Kip Keino Classic leaves lasting memories for athletic fans

Tuesday May 16 2023
athletic fans

Kenyan athletic fan base in jubilant celebrations during the fourth edition of the Kip Keino Classic Continental Tour at the Kasarani Stadium in Nairobi on May 13, 2023. PHOTO | YASUYOSHI CHIBA | AFP


Organisers of the Absa Kip Keino Classic are satisfied with the standards of the event that has become dear to the hearts of Kenyan athletics fans.

The fourth edition of the meet attracted an impressive 251 participants — both local and international — who electrified Moi International Sports Centre, Kasarani on Saturday.

Sprints king Ferdinand Omanyala was the showstopper. He blasted his way to victory in the 100 metres race in a world leading time of 9.84 seconds to rapturous cheering from jubilant fans.

Kenya’s President William Ruto, Sports Cabinet Secretary Ababu Namwamba and opposition leader Raila Odinga were among the dignitaries at Kasarani.

Athletics legends travelled from far and wide to attend the event. The 1968 Olympic Games Black Power salute hero John Carlos and the 1992 Barcelona Olympic 400m hurdles champion Kevin Young graced the meet.

Between 35,000 and 40,000 fans thronged Kasarani to watch the stars in action.


The local organising committee headed by Athletics Kenya President Jack Tuwei will now be reviewing the hits and misses.

“Of course, we had hits and misses that are synonymous with such major events but generally, the meet was a success. We want to thank all those who were involved,” said Tuwei.

The athletics chief believes that the success of this year’s event will boost Kenya’s push to host a Diamond League round.

Read: Kenya bids to host Diamond League meet

Tuwei thanks sponsors

Tuwei thanked title sponsors Absa Kenya Bank, the government and leading telecommunication company Safaricom for their support. He also lauded Kenyans for turning out in their numbers to support the athletes.

Tuwei commended the Nation Media Group for its astute and quality coverage of the live Continental Tour event.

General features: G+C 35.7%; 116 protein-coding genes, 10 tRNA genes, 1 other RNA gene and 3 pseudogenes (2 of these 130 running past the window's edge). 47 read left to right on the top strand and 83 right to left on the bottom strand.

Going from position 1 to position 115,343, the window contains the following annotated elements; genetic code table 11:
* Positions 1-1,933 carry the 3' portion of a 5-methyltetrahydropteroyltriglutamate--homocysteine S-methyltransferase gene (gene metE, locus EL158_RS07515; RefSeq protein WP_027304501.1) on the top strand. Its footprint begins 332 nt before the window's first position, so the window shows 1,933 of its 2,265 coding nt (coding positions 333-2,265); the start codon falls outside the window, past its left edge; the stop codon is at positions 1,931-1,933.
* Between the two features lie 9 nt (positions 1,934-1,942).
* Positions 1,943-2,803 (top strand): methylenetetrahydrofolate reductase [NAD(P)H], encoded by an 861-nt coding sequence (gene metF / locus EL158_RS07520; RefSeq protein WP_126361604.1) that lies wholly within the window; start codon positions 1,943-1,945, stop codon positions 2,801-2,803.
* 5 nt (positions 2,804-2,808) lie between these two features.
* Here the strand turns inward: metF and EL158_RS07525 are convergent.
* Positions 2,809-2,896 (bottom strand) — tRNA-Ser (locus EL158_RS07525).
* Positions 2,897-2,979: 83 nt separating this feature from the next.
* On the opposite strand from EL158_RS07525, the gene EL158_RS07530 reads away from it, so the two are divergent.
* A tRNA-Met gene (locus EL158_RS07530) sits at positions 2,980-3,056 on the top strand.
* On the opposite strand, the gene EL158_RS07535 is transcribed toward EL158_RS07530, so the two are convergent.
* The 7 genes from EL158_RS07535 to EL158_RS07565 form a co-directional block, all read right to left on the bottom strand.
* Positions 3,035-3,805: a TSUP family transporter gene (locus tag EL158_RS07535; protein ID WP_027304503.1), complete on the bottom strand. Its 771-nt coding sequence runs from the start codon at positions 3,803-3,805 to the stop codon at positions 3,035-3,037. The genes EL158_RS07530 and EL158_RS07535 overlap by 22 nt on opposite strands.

“The fans were so cheerful and gave athletes the drive and encouragement to do well,” said Tuwei, noting that at one stage some events had to be delayed for the cheering to subside.

“The huge turnout of 115 foreign athletes made the meet a major success. This is our biggest turnout and can’t take that for granted.”

Tuwei said that the biggest setback was the withdrawal of multi-Olympic and world 100m champion Shelly-Ann Fraser-Pryce who pulled out owing to an injury on the eve of the meet.

Read: Shelly-Ann Fraser-Pryce out of Kip Keino Classic

“We wish her a quick recovery. I believe that she will return next year because she has a big fan base in the country,” said Tuwei.

He regretted that at some point the women’s 400m race was delayed because of starting gun gremlins. “Fans who attend such major events should observe stadium etiquette, as far as the starting of the races are concerned,” he said.

“In future, fans should know that it’s important to remain calm for the start of the races, especially sprints. They must avoid anything that may create discomfort to athletes,” said Tuwei, who also cautioned spectators from storming the field after events are over.

“They must at all costs not storm the field so as to allow the athletes to exit after the presentation. We must avoid anything that may cause concern.”

On planning, he said that negotiating with elite athletes — both local and foreign — starts early, and huge amounts of money is involved in terms of appearance fee, traveling and accommodation expenses.

“These are top level athletes who don’t just come. It involves a lot and here are logistics, accommodation, transportation, medical, security and technical expenses to be met.

“There is so much that goes into planning. We must account for all this. It is not an easy affair and it’s expensive too,” he said.